There is a difference between simplifying a porfolio and creating a system of behavior that favors and produces a simple portfolio. These are different animals, as different as law enforcement and economic regulation.

Just as the police are there to remove criminals from open society, you need a set of ‘simplification cops’ who will find egregious cases of PROJECT TEAMS that want to break the rules and work within a judicial process to produce consequences.  On the other hand, just as auditors provide an air of transparency for corporations, allowing investors to make wise choices, you need a system of funding, governance, measurement, and transparency that examines APPLICATIONS with the goal of making a simplified portfolio obvious and transparent.

Perhaps this is just the more traditional seperation between Project Portfolio Management (PPM) and Application Portfolio Management (APM).  If this is the case, it is not being described this way within the company.

In Microsoft IT Enterprise Architecture, both roles are falling to our team.   From what I am able to tell from other websites, that is common across Industry.  The question I want to ask today: should both roles fall to the same person within Enterprise Architecture? 

I need to establish some terminology just to discuss the problem. 

If an architect is performing the law enforcement aspect, what term should we use?  The word “enforcer” is simply too muscular, while “architectural overseer” tends to get misunderstood as a technical activity.   We could continue to refer to the people with a generic term (Enterprise Architect) and simply call the activity a “Compliance Review.”  Right now, we use the much weaker term “Risk Assessment,” a term that I used to respect but now find ill-fitting.  For the sake of discussion, I’ll call these people “project reviewers.”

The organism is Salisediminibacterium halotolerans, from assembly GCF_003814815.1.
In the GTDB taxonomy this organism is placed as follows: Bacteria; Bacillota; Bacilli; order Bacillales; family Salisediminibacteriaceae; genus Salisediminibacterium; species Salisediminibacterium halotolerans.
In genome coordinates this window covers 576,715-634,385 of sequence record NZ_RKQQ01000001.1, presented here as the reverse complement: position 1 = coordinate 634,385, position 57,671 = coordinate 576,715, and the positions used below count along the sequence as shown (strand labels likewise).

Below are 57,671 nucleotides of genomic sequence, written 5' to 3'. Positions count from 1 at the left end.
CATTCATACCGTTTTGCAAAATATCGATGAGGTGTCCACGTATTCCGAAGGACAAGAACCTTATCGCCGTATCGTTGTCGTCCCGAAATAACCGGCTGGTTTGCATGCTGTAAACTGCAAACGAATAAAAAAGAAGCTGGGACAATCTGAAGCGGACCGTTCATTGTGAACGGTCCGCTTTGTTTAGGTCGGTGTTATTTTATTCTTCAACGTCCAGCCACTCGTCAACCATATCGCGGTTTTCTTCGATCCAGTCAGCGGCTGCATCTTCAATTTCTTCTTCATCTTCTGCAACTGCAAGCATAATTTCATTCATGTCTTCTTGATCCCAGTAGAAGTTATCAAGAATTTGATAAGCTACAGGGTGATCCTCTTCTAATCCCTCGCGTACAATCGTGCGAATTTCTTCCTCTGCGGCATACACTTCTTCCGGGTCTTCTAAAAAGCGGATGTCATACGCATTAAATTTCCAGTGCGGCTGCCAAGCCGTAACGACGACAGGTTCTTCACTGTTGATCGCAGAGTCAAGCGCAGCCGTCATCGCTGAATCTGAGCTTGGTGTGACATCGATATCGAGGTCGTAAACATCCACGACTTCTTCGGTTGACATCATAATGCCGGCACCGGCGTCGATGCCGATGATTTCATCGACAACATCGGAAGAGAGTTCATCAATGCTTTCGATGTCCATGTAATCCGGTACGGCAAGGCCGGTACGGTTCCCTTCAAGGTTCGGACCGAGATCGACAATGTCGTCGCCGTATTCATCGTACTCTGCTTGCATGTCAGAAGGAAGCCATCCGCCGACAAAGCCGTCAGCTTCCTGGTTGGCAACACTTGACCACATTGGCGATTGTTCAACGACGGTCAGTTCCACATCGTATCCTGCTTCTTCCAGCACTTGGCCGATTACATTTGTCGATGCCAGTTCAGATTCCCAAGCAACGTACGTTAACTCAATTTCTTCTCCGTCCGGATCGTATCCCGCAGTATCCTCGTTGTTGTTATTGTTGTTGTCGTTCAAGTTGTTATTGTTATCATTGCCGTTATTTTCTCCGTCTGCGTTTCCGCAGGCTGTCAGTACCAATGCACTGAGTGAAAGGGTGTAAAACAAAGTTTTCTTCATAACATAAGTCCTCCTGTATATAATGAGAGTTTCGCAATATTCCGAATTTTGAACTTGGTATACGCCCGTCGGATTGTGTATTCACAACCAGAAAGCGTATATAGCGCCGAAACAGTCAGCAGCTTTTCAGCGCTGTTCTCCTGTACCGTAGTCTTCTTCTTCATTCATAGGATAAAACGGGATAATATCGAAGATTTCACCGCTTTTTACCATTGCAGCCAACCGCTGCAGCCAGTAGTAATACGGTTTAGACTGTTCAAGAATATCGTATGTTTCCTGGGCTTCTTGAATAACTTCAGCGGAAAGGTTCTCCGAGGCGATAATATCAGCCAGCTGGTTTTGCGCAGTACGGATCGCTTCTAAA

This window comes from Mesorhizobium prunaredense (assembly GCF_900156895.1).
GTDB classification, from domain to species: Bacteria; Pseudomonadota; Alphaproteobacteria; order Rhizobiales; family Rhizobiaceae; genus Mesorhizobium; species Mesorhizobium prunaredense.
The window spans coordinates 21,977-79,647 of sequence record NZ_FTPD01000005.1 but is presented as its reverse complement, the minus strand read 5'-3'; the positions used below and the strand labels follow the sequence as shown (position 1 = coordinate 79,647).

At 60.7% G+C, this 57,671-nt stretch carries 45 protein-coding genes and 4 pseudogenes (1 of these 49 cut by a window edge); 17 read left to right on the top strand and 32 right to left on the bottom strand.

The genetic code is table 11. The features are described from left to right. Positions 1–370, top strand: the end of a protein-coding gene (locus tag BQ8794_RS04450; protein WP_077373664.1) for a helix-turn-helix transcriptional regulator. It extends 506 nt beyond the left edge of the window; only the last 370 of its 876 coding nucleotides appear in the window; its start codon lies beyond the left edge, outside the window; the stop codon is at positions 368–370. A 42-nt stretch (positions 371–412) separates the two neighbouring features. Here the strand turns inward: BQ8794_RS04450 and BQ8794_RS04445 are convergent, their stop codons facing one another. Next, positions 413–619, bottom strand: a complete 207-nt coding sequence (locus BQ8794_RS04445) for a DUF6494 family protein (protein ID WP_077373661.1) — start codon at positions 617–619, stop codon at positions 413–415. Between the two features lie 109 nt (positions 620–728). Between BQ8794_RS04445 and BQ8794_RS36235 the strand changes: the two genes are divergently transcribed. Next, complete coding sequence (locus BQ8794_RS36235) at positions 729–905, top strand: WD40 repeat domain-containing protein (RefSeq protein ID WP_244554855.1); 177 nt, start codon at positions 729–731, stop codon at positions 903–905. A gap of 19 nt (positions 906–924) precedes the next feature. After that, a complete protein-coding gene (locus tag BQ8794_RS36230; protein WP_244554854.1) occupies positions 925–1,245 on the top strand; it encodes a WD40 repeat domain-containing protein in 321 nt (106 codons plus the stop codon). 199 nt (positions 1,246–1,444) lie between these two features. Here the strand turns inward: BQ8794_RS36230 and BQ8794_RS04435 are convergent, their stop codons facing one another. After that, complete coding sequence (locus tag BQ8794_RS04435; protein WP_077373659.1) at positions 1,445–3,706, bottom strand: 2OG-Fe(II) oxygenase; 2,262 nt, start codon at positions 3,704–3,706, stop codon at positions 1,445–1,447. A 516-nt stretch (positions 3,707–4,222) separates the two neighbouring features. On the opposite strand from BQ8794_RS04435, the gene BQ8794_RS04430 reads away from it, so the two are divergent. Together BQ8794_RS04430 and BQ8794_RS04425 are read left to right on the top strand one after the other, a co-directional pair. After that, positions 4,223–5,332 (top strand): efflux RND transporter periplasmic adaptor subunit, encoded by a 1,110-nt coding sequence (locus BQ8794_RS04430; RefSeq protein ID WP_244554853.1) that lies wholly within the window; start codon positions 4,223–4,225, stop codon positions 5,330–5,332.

As for the transparency aspects, same problem, different clothes.  If we stick to the generic “Enterprise Architect” but call the auditing process “Funding Review” or “Alignment Review,” then we essentially devalue the individual skills needed to perform this task correctly and limit scope to a single stage of an SDLC process.  On the other hand, if we create a unique role, what would we call it:  Governance Auditor?    Solution Domain Manager?  Domain control manager?  For this discussion, I’ll use the less-than-perfect term: Domain manager.

Back to the core problem: should we seperate the roles in Enterprise Architecture?  In other words, should there be seperate teams within EA or should each architect simply wear two hats? 

To be fair… I don’t know what is ‘right’ but I suspect that, as our team matures, we will end up discovering that some folks do one role well but not the other, and that it would be very very difficult to build a program on the premise that we will create a team of unusually well-balanced folks.  Also, these people need to be assigned differently.  A project reviewer should probably be assigned to a project based on the technical stack and product mix that the project needs.  A domain manager should be assigned based on the business capabilities being delivered.

On the other hand, until we reach that level of maturity, we may not be able to seperate these roles because we could introduce communication hassles between the teams that slows us down at a time when we need to show value.

So for now, my thinking is this: while a team is young, and until there is enough work and buy-in to justify it, each EA should be a jack-of-both-trades.  This reduces the need for additional communication processes and allows one person to speak to both aspects in a particular area.  However, as a program matures, the roles should seperate into two dedicated teams, both within Enterprise Architecture.

What do you think?  I’ve made a lot of assumptions.  Do you question any of them?

By Nick Malik

Former CIO and present Strategic Architect, Nick Malik is a Seattle based business and technology advisor with over 30 years of professional experience in management, systems, and technology. He is the co-author of the influential paper "Perspectives on Enterprise Architecture" with Dr. Brian Cameron that effectively defined modern Enterprise Architecture practices, and he is frequent speaker at public gatherings on Enterprise Architecture and related topics. He coauthored a book on Visual Storytelling with Martin Sykes and Mark West titled "Stories That Move Mountains".

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